Antoine Salomon will include this pastel in his forthcoming Vuillard catalogue raisonn.
By 1907 Vuillard had tired of his residence on the Rue de la Tour in the haute bourgeois Passy quarter of Paris. Seeking a less upscale neighborhood closer to his circle of friends, the artist and his mother moved in July 1908 to a fifth-floor aparment at 26 Rue de Calais in the Batignolles quarter, overlooking the Place Vintimille (now the Place Ad. Max). Before moving he completed a series of four large decorative panels, known as the Paris Streets, in which he deliberately chose less elegant views in Passy. Once installed in the Batignolles he turned his attention to the livelier streets and more varied architecture of his new surroundings, and one of his favorite views was from his window across the Place Vintimille, as seen here.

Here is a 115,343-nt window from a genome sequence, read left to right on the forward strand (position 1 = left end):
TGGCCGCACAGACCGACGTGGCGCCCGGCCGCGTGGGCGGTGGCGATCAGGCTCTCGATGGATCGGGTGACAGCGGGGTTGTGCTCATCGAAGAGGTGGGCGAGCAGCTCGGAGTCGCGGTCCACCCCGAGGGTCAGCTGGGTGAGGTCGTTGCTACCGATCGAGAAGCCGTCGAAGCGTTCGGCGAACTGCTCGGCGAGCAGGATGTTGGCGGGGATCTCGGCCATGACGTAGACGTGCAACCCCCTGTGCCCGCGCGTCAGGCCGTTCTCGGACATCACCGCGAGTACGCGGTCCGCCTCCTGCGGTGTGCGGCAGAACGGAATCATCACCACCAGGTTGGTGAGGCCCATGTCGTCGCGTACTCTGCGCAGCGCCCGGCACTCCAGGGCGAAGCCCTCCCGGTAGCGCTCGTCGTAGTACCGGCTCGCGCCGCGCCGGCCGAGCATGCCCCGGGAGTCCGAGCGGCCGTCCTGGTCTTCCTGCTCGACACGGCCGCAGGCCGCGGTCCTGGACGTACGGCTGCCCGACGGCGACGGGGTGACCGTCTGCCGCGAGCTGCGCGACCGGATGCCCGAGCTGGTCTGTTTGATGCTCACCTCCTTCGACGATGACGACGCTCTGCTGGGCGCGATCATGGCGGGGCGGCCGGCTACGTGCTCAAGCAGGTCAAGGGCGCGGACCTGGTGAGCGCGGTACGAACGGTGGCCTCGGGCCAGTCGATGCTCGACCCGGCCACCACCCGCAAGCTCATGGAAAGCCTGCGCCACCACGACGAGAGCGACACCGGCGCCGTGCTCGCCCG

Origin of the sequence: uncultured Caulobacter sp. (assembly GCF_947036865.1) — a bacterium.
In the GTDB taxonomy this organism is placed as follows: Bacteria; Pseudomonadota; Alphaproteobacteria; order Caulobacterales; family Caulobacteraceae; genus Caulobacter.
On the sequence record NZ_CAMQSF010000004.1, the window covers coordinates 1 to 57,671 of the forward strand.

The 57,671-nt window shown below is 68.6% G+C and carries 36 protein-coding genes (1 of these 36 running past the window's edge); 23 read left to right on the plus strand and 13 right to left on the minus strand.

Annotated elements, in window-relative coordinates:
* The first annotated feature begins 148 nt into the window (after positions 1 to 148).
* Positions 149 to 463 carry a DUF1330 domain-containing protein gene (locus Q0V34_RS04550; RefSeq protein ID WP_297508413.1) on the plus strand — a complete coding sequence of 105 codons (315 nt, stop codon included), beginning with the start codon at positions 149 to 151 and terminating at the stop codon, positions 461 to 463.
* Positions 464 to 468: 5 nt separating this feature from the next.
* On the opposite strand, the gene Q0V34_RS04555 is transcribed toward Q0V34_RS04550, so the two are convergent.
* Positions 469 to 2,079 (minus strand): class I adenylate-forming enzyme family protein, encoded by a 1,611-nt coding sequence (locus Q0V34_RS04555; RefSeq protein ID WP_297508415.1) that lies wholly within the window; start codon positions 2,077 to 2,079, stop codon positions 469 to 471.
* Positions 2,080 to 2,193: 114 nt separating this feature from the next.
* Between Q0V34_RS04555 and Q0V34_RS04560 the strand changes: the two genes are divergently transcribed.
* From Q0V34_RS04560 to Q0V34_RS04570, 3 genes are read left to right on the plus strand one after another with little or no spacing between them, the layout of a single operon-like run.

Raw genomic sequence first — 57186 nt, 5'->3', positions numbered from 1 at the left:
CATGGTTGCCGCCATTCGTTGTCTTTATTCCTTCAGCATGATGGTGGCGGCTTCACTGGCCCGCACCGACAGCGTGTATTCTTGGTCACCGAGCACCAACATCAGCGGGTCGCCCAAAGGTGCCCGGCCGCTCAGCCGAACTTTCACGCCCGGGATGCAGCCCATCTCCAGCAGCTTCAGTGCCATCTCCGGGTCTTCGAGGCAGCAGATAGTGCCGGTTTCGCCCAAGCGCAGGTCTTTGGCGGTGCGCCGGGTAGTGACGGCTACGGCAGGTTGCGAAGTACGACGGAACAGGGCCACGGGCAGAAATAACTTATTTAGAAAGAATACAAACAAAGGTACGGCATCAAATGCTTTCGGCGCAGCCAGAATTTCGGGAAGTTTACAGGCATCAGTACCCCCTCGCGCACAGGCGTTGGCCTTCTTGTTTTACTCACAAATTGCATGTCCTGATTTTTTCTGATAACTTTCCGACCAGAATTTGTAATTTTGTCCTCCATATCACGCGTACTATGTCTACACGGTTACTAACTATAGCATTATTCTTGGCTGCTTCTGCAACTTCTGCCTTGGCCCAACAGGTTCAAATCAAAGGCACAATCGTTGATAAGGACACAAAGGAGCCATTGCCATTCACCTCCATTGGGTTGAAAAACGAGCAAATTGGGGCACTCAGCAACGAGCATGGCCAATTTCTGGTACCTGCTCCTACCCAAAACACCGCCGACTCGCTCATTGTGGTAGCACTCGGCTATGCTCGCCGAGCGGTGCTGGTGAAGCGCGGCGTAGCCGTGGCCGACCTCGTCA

The present study is related to Vuillard's next important series of urban decorations, three large vertical panels depicting the Place Vintimille painted in 1909-1910 (coll. J.K. Thannhauser, The Solomon R. Guggenheim Museum, New York). These were commissioned by Henry Bernstein, a playwright and the son of a wealthy family, who had known about the artist and his work through mutual acquintances in the theatre, and who had purchased the Paris Street series from Vuillard's dealer Galerie Bernheim-Jeune.
In the center of the study, barely visible through the branches of the tree in the foreground, stands the statue of the composer Hector Berlioz, who in the mid-19th century had lived nearby. The yellow-faced building in the distance also appears in the central panel of the decorations for Bernstein; a similar view may also be seen in one of Vuillard's own photographs of the scene.